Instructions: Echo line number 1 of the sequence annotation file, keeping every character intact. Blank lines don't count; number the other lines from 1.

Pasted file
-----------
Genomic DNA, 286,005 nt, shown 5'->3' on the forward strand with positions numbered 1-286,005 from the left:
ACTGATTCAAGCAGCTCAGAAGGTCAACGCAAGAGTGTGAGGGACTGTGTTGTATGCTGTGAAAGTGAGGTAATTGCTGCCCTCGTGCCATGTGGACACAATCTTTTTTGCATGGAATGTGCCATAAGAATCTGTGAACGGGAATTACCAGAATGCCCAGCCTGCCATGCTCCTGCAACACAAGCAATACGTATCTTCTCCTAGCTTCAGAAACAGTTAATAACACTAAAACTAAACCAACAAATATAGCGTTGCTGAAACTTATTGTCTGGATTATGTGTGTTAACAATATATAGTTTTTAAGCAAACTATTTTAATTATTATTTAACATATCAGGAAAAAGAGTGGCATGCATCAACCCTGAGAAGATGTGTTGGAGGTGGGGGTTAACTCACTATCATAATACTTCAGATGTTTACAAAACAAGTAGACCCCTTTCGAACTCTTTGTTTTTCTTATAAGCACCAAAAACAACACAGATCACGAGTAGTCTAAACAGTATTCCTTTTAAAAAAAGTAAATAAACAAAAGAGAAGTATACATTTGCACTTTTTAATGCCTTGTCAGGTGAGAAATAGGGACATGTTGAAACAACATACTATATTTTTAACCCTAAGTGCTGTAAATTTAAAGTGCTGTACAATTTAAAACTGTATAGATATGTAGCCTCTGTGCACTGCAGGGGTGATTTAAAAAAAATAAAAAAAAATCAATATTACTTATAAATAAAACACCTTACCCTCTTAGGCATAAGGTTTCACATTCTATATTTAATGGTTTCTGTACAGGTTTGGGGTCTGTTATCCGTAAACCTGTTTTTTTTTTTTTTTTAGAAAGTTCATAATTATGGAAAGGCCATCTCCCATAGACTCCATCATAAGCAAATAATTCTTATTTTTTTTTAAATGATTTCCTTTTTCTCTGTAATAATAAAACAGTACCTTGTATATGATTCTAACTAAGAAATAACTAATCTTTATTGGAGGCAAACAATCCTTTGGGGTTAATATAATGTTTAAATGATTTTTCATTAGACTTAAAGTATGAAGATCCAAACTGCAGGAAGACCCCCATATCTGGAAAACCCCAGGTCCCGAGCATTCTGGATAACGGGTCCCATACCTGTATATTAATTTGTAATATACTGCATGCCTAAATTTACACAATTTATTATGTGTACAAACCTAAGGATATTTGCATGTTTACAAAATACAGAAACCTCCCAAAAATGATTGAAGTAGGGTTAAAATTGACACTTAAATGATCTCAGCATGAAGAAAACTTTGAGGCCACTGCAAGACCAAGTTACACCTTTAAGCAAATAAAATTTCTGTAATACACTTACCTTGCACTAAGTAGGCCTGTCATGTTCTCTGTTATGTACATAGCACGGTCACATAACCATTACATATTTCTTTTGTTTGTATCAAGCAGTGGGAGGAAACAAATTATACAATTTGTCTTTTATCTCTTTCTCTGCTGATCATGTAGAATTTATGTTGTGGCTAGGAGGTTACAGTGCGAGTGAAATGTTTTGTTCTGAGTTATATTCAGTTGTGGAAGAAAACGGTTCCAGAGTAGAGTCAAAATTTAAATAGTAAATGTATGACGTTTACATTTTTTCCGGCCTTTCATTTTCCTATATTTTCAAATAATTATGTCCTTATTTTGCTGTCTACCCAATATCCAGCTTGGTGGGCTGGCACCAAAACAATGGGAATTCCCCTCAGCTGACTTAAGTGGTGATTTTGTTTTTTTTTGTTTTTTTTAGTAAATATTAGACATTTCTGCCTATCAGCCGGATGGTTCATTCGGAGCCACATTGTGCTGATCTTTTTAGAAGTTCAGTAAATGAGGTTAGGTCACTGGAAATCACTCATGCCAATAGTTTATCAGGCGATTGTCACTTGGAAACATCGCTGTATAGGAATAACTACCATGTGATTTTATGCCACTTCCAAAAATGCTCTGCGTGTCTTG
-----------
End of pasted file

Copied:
Genomic DNA, 286,005 nt, shown 5'->3' on the forward strand with positions numbered 1-286,005 from the left: